Journal: Of course the traffic is worse, but the recently completed A7 motorway is not really the culprit. The resident population is 22% larger and there are 45% more crossborder workers than there were ten years ago.
Frustrating though the lengthening jams are, the waits are longer in other countries. Apparently commuters wasted 34 hours per year on average driving in this country in 2014, according to the Urban Mobility Scorecard, calculated by the IT firm Inrix. Also, delays were three times worse than in 2013. But residents of other metropolitan areas suffer much more: London is top with 96 hours wasted in congestion, Brussels is second with 74 and Cologne third with 65. Our capital is less bunged up than 24th placed Frankfurt, with its 37 hours of average delays.
But these average figures hide some individual tales of transport woe. The road links southwards are taken by most of the 87,000 French frontaliers and many of the 43,000 Belgian resident commuters. Monica O’Hara has been living just over the border in France and working on the Kirchberg for more than 20 years. “It used to take me only 40 minutes, but now it is at least 50 and often as much as 90 in bad weather or if there’s an accident,” she said. So if this 10 minute increase per day can be counted as “wasted”, with ten hours with very long delays, the total approaches 48 hours per year.
It is getting tougher coming from the east too. “Since the Northern Road has opened in September, there is obviously more traffic joining the queue to the roundabout” in Kirchberg, pointed out Helen Barker, who has lived to the east of the capital for over ten years. She said that outside rush hour the journey between home and work takes a quarter of an hour, but at peak times “it can take anything from 30 minutes to an hour.”
The Serra roundabout is a major pinch point, and things only improved marginally since it was made into three lanes and traffic lights added. “The main problem is cars and buses keep changing lanes,” Barker commented. “The most frustrating thing is that I take the right-hand lane which goes around the back of Luxexpo and does not go to the roundabout, but this lane is usually blocked by cars wanting to switch lanes at the last minute to get on the roundabout.”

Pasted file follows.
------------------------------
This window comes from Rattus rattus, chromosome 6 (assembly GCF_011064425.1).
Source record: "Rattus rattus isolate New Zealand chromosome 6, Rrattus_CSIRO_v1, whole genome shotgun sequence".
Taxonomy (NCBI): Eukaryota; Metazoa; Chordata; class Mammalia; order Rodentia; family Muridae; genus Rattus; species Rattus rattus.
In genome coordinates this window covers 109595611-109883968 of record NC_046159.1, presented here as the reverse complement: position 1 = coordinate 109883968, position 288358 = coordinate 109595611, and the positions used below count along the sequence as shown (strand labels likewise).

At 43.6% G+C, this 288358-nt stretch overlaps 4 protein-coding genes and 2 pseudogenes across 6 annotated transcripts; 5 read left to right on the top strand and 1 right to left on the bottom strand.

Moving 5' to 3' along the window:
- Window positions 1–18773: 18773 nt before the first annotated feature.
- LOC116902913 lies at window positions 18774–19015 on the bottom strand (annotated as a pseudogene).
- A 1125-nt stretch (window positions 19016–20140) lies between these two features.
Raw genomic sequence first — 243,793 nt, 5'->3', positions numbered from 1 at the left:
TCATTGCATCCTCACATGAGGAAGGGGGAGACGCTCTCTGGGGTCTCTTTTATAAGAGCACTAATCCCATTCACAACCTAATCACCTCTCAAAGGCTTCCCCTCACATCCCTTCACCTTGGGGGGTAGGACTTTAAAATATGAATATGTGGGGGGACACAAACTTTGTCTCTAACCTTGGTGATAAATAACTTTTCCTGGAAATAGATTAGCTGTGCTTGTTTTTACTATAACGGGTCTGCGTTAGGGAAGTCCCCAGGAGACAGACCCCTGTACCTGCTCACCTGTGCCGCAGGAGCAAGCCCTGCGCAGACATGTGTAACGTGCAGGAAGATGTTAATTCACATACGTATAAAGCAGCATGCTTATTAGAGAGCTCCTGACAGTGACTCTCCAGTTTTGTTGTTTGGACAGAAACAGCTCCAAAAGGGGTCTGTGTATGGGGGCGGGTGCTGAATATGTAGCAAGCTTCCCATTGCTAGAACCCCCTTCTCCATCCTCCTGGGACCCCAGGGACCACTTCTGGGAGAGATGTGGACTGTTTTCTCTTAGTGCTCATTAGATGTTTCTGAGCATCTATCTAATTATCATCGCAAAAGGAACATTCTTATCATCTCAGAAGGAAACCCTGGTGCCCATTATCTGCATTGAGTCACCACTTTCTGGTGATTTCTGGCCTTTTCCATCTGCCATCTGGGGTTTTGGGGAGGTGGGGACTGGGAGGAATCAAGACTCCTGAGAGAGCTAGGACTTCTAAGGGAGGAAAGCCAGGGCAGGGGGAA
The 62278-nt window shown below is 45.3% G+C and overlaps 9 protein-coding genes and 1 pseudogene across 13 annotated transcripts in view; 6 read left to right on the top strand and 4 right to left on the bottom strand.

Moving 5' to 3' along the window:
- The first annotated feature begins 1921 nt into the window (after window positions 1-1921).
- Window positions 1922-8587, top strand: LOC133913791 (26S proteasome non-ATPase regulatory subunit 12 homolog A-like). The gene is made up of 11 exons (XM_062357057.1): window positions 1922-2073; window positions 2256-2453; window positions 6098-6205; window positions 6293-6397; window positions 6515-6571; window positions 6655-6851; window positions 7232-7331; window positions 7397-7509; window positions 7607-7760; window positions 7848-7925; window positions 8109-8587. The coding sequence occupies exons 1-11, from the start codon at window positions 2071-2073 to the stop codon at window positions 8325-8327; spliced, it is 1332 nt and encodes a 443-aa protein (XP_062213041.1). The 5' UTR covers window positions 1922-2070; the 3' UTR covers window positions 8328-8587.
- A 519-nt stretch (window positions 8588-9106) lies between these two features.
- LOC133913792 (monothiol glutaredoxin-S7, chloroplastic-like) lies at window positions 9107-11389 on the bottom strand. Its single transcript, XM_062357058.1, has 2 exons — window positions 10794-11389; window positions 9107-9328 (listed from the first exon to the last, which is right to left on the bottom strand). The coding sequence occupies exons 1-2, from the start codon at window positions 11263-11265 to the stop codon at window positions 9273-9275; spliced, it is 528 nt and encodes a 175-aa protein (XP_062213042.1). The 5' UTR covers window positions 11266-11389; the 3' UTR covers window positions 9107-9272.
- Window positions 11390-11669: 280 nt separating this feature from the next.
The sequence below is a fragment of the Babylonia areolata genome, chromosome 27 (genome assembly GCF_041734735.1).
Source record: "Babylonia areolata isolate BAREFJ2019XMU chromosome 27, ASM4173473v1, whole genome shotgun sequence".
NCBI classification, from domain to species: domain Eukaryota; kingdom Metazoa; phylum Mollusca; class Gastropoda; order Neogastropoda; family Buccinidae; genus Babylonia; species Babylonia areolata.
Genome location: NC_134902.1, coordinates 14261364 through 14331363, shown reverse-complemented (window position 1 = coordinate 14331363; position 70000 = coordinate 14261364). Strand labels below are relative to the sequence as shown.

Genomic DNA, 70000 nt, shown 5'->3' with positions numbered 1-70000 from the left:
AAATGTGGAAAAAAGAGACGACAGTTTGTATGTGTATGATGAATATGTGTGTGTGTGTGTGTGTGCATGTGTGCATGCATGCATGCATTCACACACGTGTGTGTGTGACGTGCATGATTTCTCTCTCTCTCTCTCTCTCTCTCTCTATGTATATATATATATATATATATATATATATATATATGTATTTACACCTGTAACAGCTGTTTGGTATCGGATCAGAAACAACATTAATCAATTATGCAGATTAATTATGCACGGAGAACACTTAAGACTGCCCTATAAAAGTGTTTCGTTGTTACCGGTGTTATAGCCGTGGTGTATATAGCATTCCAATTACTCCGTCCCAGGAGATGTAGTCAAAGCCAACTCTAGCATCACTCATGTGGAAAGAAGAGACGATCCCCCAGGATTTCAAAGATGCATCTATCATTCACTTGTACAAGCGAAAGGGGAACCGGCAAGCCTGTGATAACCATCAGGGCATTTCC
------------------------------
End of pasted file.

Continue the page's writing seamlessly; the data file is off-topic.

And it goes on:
Drivers coming from the north are finding things generally easier, but then the Serra roundabout is also a bottleneck for them too.
“Our travelling time in the morning rush hours decreased from 35-40 minutes to 25-30 minutes,” said Tomasz Kapera about his family’s daily trip from home in the Alzette Valley to school and work on the Kirchberg. So there is something in the joke that the Nordstroos is just getting people to the traffic jams more quickly. “It takes 10 minutes to get to the Kirchberg, but then 15-20 minutes to go around the roundabout,” he added.
Earlier this week the infrastructure ministry said via Twitter: “Works at the roundabout are ongoing for 2-3 months; further lanes plus bypass will help”.
Similarly, the drive from places not particularly near the motorway to the north west of town (such as Bridel, Kopstal and Kehlen) has become less time consuming. “For me, the Nordstroos has had a positive impact and has shaved at least 10-15 minutes off my journey that was taking 50 minutes and sometimes more,” remarked Ben Lyon.
Parking is also a concern. Office complexes are only permitted to have places for around one-third of staff, a rule designed to encourage people to take public transports. But here too there is more congestion. One example is the 15% increase in passenger numbers on CFL trains in the five years to 2014. Clearly Luxembourg’s job-creating genius has its downsides.